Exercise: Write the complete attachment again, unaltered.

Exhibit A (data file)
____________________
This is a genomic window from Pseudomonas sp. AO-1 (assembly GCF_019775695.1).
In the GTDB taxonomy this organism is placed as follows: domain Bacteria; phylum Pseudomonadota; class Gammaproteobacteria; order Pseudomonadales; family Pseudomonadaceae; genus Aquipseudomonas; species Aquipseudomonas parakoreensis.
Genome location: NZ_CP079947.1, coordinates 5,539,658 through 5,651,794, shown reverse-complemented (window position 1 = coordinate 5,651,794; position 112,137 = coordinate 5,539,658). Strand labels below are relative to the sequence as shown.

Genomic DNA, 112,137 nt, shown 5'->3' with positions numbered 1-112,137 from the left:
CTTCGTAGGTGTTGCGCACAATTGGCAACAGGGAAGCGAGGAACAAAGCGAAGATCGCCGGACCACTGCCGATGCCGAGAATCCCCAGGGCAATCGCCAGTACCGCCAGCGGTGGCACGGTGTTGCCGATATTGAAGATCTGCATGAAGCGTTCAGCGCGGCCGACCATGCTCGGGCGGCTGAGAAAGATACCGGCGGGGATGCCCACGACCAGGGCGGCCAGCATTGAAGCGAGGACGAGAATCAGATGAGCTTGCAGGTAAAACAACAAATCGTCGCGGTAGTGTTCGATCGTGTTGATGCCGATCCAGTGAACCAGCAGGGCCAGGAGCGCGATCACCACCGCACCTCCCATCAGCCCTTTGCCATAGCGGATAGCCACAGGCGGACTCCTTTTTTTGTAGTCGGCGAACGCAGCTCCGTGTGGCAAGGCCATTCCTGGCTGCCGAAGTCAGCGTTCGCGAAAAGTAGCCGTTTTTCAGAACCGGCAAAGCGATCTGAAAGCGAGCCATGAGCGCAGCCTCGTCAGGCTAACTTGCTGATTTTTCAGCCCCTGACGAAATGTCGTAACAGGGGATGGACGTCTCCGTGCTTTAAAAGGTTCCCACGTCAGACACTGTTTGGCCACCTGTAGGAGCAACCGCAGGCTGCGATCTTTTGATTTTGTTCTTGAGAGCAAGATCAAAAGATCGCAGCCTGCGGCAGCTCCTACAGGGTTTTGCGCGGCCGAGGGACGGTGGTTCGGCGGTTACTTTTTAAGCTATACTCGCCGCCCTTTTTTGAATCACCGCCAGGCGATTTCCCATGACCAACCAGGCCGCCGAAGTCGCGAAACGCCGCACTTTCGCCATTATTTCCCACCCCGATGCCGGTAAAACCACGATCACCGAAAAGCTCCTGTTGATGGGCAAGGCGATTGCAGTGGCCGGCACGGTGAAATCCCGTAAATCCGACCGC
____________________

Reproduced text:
This is a genomic window from Pseudomonas sp. AO-1 (assembly GCF_019775695.1).
In the GTDB taxonomy this organism is placed as follows: domain Bacteria; phylum Pseudomonadota; class Gammaproteobacteria; order Pseudomonadales; family Pseudomonadaceae; genus Aquipseudomonas; species Aquipseudomonas parakoreensis.
Genome location: NZ_CP079947.1, coordinates 5,539,658 through 5,651,794, shown reverse-complemented (window position 1 = coordinate 5,651,794; position 112,137 = coordinate 5,539,658). Strand labels below are relative to the sequence as shown.

Genomic DNA, 112,137 nt, shown 5'->3' with positions numbered 1-112,137 from the left:
CTTCGTAGGTGTTGCGCACAATTGGCAACAGGGAAGCGAGGAACAAAGCGAAGATCGCCGGACCACTGCCGATGCCGAGAATCCCCAGGGCAATCGCCAGTACCGCCAGCGGTGGCACGGTGTTGCCGATATTGAAGATCTGCATGAAGCGTTCAGCGCGGCCGACCATGCTCGGGCGGCTGAGAAAGATACCGGCGGGGATGCCCACGACCAGGGCGGCCAGCATTGAAGCGAGGACGAGAATCAGATGAGCTTGCAGGTAAAACAACAAATCGTCGCGGTAGTGTTCGATCGTGTTGATGCCGATCCAGTGAACCAGCAGGGCCAGGAGCGCGATCACCACCGCACCTCCCATCAGCCCTTTGCCATAGCGGATAGCCACAGGCGGACTCCTTTTTTTGTAGTCGGCGAACGCAGCTCCGTGTGGCAAGGCCATTCCTGGCTGCCGAAGTCAGCGTTCGCGAAAAGTAGCCGTTTTTCAGAACCGGCAAAGCGATCTGAAAGCGAGCCATGAGCGCAGCCTCGTCAGGCTAACTTGCTGATTTTTCAGCCCCTGACGAAATGTCGTAACAGGGGATGGACGTCTCCGTGCTTTAAAAGGTTCCCACGTCAGACACTGTTTGGCCACCTGTAGGAGCAACCGCAGGCTGCGATCTTTTGATTTTGTTCTTGAGAGCAAGATCAAAAGATCGCAGCCTGCGGCAGCTCCTACAGGGTTTTGCGCGGCCGAGGGACGGTGGTTCGGCGGTTACTTTTTAAGCTATACTCGCCGCCCTTTTTTGAATCACCGCCAGGCGATTTCCCATGACCAACCAGGCCGCCGAAGTCGCGAAACGCCGCACTTTCGCCATTATTTCCCACCCCGATGCCGGTAAAACCACGATCACCGAAAAGCTCCTGTTGATGGGCAAGGCGATTGCAGTGGCCGGCACGGTGAAATCCCGTAAATCCGACCGC